Process Control

The Importance of Effective Dust Suppression in Quarries. Part 2

The Importance of Effective Dust Suppression in Quarries. Part 2. Parker Conflow, Instrumentation Products Division Europe, Mining, Hillhead 2016, stand W9In the second part of this post, Brigitte Pennington, Product Leader at Parker Conflow looks at methods of reducing the effects of Respirable Crystalline Silica (RCS) and how to implement a successful dust reduction programme.  

Wet dust suppression.

One of the methods of reducing the effects of RCS is through wet dust suppression, which prevents fine dust particles becoming airborne by trapping it in water. Water sprays as part of dust suppression systems are one of the most effective ways of controlling RCS.

With dust suppression, the aim is to prevent dust escaping from its source, collect it and contain it - this is usually done through spraying mechanisms. Parker Conflow's dust suppression systems use water which is sprayed onto the source of the dust escaping and is usually done at the point of extraction or crushing. This ensures that the respirable sized particles are wetted and entrapped by the water droplets.  

Chemical and solenoid valve dust suppression. 

Alternatives to water are chemical suppression and solenoid valve dust suppression. Chemical dust suppression can be expensive and the dosage of chemical must be accurate at all times to be effective. This can add significantly to the overall overhead of a quarry.

A solenoid valve dust suppression system requires a power source and regular maintenance.

Parker Conflow's water dust suppression range.

The Importance of Effective Dust Suppression in Quarries. Part 2. Parker Conflow, Instrumentation Products Division Europe. Spray Control Valve Code 100

The Parker Conflow water dust suppression system is mechanical and requires no use of power and is therefore inexpensive to run.

The principle behind our dust suppression range is that the dust agglomerates with the water, causing it to fall under gravity. However, it is not just a question of providing a water spray. If the water droplets are too large then the airborne dust particles are just moved around in the resulting air currents and very little dust is removed from the air. Too much water also means a very soggy working environment. For the dust to be removed from the air, the water particles need to be of a similar size which means a collision between dust particle and water droplet is more likely.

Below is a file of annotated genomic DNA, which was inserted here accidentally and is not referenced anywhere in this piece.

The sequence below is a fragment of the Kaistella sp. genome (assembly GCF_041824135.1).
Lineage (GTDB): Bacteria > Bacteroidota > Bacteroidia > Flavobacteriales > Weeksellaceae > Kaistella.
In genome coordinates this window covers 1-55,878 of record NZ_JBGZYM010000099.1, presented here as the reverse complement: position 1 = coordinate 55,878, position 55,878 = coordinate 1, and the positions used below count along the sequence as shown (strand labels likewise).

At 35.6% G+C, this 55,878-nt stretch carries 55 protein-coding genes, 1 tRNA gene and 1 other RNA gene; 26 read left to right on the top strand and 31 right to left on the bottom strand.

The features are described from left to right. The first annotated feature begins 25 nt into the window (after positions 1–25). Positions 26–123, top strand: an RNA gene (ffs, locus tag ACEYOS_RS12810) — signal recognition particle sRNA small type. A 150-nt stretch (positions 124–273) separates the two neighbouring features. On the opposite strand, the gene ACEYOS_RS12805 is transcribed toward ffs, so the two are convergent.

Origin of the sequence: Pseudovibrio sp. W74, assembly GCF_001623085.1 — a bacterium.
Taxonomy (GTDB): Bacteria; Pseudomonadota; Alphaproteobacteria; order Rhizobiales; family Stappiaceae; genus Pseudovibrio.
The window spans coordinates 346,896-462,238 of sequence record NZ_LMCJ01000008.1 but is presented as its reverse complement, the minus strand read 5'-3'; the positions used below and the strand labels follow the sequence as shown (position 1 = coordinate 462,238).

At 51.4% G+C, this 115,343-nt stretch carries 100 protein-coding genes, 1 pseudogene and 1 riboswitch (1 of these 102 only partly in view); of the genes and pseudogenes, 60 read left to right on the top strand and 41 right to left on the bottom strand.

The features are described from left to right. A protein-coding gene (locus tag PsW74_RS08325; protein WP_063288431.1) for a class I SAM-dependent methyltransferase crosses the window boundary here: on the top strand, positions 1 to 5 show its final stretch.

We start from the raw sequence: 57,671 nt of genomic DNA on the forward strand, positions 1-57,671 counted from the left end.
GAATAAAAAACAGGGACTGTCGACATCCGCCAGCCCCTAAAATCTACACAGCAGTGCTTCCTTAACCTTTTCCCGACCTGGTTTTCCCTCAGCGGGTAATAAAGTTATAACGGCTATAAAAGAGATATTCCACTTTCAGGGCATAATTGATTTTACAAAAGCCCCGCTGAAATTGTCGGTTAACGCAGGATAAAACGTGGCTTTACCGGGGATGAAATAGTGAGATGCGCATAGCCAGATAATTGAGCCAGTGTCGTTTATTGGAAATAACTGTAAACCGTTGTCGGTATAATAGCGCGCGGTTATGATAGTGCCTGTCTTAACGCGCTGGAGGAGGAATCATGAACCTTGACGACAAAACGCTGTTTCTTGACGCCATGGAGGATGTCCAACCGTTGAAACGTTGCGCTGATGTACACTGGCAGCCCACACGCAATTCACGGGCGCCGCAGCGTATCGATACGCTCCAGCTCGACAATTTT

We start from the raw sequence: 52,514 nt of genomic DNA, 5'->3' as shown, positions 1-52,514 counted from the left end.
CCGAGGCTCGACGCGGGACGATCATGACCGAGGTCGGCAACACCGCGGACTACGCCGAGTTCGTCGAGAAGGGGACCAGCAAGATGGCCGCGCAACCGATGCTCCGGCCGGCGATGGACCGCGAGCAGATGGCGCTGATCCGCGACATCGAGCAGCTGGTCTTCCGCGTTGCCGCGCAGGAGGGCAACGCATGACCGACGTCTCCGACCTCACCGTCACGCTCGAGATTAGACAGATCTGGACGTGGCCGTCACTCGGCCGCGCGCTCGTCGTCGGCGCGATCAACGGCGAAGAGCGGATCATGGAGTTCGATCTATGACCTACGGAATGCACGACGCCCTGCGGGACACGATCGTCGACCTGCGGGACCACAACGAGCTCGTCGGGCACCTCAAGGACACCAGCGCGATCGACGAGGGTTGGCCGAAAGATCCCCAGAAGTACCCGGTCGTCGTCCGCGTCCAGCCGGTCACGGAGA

Image 1. Spray control valve, code 100

The design of spray head is therefore of paramount importance in ensuring the right volume and size of water droplets is delivered. With dust suppression droplet size is less important.

Our engineers are continually working with quarries and equipment manufacturers to improve and develop new products to protect equipment and personnel from the harmful effects of airborne dust. Parker Conflow is in the process of working together with OEMs to provide a value added system to prevent and control dust. Environmental and Health and Safety legislation is becoming tighter and therefore these solutions are becoming more important. Not only does it make sense from an employee health point of view, but also commercially too – it means less equipment downtime, lower employee healthcare costs and better community relations. Dust suppression systems can be retrofitted to any existing installation and assuming there is an adequate supply of water, the system can be operational in a matter of a couple of hours.

Where should the dust suppression system be placed? 

The Parker Conflow Dust Suppression System can be installed where the primary and secondary crushers are located as well as alongside the conveyors. Rain systems can be placed around the stock piles and stackers for dust prevention.

Water suppression is often used to control dust from compressive crushers, which produce dust, providing that the moisture content of the product does not cause an issue at a later stage in the process. 

Another area where dust issues can arise is on roadways within quarries, particularly during dry weather. Again this is an area where mechanical dust suppression can be used to reduce the issue of RCS. 

For any dust reduction programme to be successful it requires:

  • Careful selection of the appropriate equipment
  • Proper training of the operators on the correct use of the equipment 
  • Regular maintenance of the equipment.

Innovation in dust suppression systems means that quarry owners can reduce risks to workers and to a business and ensure they are fully compliant with Health and Safety regulations.

All Parker Conflow's dust suppression systems are bespoke to the application.

The first step is to evaluate and fully understand the requirements of what the dust suppression system needs to achieve, then we provide customers with a full site audit evaluation. 

The evaluation means that our engineering team can determine the design of the system with the optimum number of spray bars and appropriate size of nozzles, which determines the size of the droplets that we need to disperse into the dust. It can also be designed into the system if a pump and a tank is required due to insufficient water pressure, as well as being low maintenance and very efficient.

Effective dust suppression makes sense both from a production and a health and safety point of view. It is an issue that no quarry can afford to ignore and is essential to being a responsible operator, reducing risks and remaining compliant.


Related content:  

The Importance of Effective Dust Suppression in Quarries. Part 1


The Importance of Effective Dust Suppression in Quarries. Part 1. Parker Conflow, Instrumentation Products Division Europe, Brigitte Pennington, Business Development Manager

Brigitte Pennington is Product Leader at Parker Conflow, Instrumentation Products Division Europe





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